There is no question of negligence or diligence in this case, for the fact is proved and not disputed that the baggage master delivered the dog to some one, other than the traveler, at a station to which the traveler was not bound. It is not therefore, a question, whether the R. R. Co. was bound as a common carrier, against all losses except those arising *390from the acts of God or the enemies of the country, nor whether the company was bound to ordinary diligence, but whether the company is bound at all and under any circumstances. ¥e think as the company undertook through its agent to transport the dog, and deliver him at a place designated and to the plaintiff, they should be held responsible for a delivery at a different place and to another person.

It may be questioned if the printed notice that “live animals are baggagemen’s perquisites,” necessarily leads to the conclusion that no responsibility whatever is assumed in such cases by the company. It certainly implies that the company allow these baggage masters to take “live animals” in the baggage room, and that the charge for doing so is a perquisite of the baggage master and does not go into the coffers of the company, but it does not necessarily imply that no responsibility whatever was assumed by the company.' And if it did, can the company by such printed notices, exempt themselves from a responsibility for ordinary care and diligence in the transportation and delivery of the article ? In other words, can the company take charge of the property and promise to deliver it and assume no liability whatever?

Judicial opinions both in England and this country are not altogether harmonious as to the limitations which common carriers may make, by special contracts or general notices on their common law liabilities; but I do not understand that any of the cases have gone so far as to determine that Kailroad Companies can exempt themselves from that responsibility which every bailee assumes for ordinary care and common honesty. If their employees are allowed to receive goods or live animals at all for transportation, the public have a right to infer that without an accident they will be delivered to the person and at the place directed, and that ordinary care and diligence will be used for this end. It is a mere mockery to turn the owner over to a subordinate, about whose responsibility no one can know except the company that employs him.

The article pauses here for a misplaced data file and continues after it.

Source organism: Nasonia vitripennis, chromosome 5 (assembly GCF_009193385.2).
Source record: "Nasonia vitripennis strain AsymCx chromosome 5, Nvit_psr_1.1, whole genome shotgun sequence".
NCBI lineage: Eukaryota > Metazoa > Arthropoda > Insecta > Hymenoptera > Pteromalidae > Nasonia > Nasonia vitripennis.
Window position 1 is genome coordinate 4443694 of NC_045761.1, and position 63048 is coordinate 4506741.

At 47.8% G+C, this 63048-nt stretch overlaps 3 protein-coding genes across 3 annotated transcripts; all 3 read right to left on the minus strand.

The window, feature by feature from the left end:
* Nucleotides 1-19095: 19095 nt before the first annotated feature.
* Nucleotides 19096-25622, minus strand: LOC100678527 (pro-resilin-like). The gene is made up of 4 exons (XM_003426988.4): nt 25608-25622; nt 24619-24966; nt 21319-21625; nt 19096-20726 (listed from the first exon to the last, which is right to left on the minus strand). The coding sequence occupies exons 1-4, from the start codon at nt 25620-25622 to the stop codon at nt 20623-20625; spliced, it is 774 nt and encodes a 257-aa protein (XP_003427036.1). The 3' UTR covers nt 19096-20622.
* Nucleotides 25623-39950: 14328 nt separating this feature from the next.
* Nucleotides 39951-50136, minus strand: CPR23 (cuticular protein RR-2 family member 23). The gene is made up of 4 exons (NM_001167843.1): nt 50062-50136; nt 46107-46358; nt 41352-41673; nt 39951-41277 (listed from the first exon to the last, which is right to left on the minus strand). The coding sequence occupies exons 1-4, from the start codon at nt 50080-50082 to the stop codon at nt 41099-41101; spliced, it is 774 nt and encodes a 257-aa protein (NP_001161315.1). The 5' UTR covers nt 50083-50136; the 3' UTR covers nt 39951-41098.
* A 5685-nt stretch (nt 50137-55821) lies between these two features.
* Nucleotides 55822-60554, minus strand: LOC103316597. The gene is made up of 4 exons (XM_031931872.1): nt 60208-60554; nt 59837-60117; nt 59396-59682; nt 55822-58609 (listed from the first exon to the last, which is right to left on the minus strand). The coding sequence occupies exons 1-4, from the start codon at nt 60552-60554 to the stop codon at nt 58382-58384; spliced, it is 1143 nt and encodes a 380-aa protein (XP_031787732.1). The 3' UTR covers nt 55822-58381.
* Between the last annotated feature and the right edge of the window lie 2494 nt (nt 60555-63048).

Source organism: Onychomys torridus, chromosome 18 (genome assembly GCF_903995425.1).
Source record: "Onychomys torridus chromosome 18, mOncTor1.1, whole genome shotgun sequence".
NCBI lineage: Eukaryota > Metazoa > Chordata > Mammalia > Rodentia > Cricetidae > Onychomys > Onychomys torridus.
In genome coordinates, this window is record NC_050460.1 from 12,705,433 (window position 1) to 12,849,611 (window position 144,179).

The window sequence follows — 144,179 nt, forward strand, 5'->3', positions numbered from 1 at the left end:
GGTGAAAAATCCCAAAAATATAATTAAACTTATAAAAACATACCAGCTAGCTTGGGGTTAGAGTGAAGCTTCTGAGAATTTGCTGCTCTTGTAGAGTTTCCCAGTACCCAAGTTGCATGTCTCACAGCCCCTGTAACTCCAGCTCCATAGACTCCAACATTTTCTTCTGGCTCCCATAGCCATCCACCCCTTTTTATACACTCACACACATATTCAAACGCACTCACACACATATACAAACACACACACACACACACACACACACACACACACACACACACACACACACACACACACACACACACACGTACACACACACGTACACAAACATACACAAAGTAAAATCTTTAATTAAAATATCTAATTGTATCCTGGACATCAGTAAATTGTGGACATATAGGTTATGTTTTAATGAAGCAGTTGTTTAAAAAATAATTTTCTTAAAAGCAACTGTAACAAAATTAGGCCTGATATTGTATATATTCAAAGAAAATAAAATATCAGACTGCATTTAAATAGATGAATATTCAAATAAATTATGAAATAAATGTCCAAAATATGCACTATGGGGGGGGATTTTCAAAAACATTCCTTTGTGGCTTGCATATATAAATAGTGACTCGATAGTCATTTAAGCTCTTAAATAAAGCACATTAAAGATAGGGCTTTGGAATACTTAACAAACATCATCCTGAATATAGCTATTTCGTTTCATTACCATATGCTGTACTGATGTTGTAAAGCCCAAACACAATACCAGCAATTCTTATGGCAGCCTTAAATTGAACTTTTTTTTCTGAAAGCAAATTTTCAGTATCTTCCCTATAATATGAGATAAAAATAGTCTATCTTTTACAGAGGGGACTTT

The instructions therefore which assume the irresponsibility of the defendant, without regard to the execution of the *391implied contract by tbe baggage master, under any circumstances, were properly refused.

Tbe evidence concerning tbe value of tbe dog in question, by tbe owner, and the opinions of other witnesses on tlie value of dogs generally, having tbe qualities attributed to this particular dog, was rightly admitted. Such is tbe usual mode of ascertaining tbe price of cattle or sheep or any other marketable commodity, and is necessarily more or less a matter of opinion among tbe dealers -in such stock or property. Of course, actual sales may be more reliable evidence of tbe market price, but experts may be allowed to give their opinions based either on actual sales at tbe time aud place, or on their general observation and experience, and was so held by Judge Nelson in the case of Brill vs. Flagler, 23 Wend., 355, and by tbe Court of Appeals in Clark vs. Bond, 9 N. Y., 188.

Judgment affirmed.

Tbe other judges concur.